IIoT and CMMS – The Next Generation of Maintenance

The Industrial Internet of Things (IIoT) has been gaining a lot of traction as of late, with many claiming it will usher in a new era of data consumption. Wikipedia defines it as an “internetworking of physical devices, vehicles, buildings, and other items – embedded with electronics, software, sensors, actuators, and network connectivity that enable these objects to collect and exchange data”.

But how does this equate to providing any kind of benefits for your maintenance plan? In order to answer this, we need to look back on how CMMS worked in the past and how it currently works today. In the past, CMMS was performed using paper forms. These paper forms got the job done but were also inherently flawed. Paper documents can be damaged or lost and are not easily shared in a timely manner.

When computerized maintenance software came around, it resolved a lot of the inefficiency problems that plagued the maintenance process. Critical information like work request details can be viewed on a mobile device by a service maintenance worker from the field. Common work orders or purchase requests can be saved as templates and generated with a single mouse click in the future.

Not only that but more data is easily accessible and now managers and supervisors have access to powerful reporting tools, allowing them to forecast and analyze maintenance performance in ways that were previously impossible. This next step in maintenance evolution drastically changed how organizations were able to maximize the effectiveness of their maintenance budgets.

Today, the industry has begun to re-examine how CMMS is used and how it can be used in conjunction with the IIoT movement. Machinery utilizing embedded sensors can monitor and track a multitude of metrics, notifying you in real-time of any issues that begin to develop. Going beyond data collection, pairing CMMS with an IIoT solution can offer huge benefits in how you approach your maintenance operations.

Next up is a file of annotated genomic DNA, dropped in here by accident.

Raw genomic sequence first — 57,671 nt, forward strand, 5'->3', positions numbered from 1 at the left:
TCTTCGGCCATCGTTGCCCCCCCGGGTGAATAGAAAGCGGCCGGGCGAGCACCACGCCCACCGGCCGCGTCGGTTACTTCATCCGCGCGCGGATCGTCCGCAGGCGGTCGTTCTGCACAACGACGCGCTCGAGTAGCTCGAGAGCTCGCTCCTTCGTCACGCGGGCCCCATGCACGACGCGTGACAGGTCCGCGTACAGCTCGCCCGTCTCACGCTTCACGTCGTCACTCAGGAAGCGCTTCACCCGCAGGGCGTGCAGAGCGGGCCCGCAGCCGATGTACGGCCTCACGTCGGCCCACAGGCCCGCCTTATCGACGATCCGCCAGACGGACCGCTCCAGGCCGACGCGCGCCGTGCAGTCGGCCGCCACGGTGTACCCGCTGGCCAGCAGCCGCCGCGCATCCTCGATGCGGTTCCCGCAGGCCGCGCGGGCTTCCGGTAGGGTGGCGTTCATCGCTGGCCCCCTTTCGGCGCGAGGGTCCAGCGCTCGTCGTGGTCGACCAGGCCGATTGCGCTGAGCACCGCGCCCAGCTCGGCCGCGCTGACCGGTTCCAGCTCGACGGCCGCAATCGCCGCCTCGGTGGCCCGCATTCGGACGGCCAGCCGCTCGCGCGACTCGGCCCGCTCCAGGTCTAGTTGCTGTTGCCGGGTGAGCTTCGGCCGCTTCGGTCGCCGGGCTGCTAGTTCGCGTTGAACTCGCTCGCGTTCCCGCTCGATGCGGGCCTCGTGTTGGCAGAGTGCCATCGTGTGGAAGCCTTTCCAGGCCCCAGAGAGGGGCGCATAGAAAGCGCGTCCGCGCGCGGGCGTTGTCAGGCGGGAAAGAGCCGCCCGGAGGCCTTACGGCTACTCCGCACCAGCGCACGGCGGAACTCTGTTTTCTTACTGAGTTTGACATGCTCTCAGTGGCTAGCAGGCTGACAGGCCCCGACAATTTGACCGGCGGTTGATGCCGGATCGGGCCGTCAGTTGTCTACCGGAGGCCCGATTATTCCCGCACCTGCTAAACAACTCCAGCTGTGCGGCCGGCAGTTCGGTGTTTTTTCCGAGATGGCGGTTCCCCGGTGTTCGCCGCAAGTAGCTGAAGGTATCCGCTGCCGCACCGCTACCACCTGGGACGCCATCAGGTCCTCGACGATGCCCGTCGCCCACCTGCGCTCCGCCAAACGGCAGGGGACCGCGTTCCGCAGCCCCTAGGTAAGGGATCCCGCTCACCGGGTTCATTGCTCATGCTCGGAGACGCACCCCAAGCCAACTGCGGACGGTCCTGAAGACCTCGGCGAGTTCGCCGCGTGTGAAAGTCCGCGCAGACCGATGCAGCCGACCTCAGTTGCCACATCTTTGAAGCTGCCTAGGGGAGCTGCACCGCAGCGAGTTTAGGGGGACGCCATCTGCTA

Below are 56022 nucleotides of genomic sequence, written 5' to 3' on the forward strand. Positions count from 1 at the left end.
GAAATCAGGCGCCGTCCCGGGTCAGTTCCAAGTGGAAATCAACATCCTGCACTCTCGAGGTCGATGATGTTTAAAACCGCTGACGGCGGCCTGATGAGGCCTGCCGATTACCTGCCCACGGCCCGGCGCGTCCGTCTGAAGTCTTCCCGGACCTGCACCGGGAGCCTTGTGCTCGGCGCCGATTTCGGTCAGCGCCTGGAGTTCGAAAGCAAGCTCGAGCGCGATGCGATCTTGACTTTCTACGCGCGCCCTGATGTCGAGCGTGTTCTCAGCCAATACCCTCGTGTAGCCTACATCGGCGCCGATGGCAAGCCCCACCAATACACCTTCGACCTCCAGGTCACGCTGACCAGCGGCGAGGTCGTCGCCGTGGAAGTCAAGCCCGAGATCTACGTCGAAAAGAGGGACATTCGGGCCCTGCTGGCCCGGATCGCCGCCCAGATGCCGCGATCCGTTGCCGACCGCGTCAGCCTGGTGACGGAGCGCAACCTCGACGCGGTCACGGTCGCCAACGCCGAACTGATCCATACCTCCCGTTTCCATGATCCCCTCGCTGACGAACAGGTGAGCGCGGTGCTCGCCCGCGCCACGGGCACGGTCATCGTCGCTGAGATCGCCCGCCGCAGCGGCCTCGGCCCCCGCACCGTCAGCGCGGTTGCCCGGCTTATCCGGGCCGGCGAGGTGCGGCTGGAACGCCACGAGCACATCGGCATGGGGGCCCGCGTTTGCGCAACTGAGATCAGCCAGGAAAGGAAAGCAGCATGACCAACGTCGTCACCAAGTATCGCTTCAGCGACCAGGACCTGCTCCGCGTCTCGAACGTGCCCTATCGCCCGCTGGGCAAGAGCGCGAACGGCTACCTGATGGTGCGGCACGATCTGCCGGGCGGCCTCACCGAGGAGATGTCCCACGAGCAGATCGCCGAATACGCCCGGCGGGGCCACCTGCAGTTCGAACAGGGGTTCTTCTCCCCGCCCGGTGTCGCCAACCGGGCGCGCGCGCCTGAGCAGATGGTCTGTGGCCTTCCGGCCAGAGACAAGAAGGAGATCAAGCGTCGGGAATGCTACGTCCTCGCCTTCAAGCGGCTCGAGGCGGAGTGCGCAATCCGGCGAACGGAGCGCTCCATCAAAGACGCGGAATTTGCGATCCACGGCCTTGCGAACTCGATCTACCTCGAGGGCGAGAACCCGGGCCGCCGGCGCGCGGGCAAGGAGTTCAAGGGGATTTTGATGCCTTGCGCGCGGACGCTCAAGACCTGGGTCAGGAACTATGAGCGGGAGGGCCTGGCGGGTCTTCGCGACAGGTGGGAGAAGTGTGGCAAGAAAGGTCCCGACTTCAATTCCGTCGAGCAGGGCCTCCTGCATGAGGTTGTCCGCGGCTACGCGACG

Specifically, the IIoT will enable a much higher adoption rate of predictive and conditions-based maintenance thanks to its huge increase in actionable data. We call this actionable data because it’s information that is consistent, reliable, and can be used to make specific decisions about when and where to perform maintenance. Undoubtedly, this new level of insight will greatly impact maintenance costs and resource allocations because organizations will now be able to refine their maintenance schedules with even greater accuracy.  With this, IIoT reduces human interaction, which greatly reduces error.

Forecasting and estimating your maintenance needs can only get you so far in your efficiency goals. Yes, you can get pretty close, but you’ll never be able to match the accuracy of monitoring real-time information on your assets. Information like temperatures, current usage, vibrations, and much more all hold valuable insights into how good or bad a piece of equipment is performing and being able to interpret these cues can yield substantial improvements.

So as CMMS becomes more and more connected with the IIoT, businesses will find more and more reason to adopt it and the business cases will be too strong to ignore and this very connected structure will eventually be the standard in maintenance management programs.

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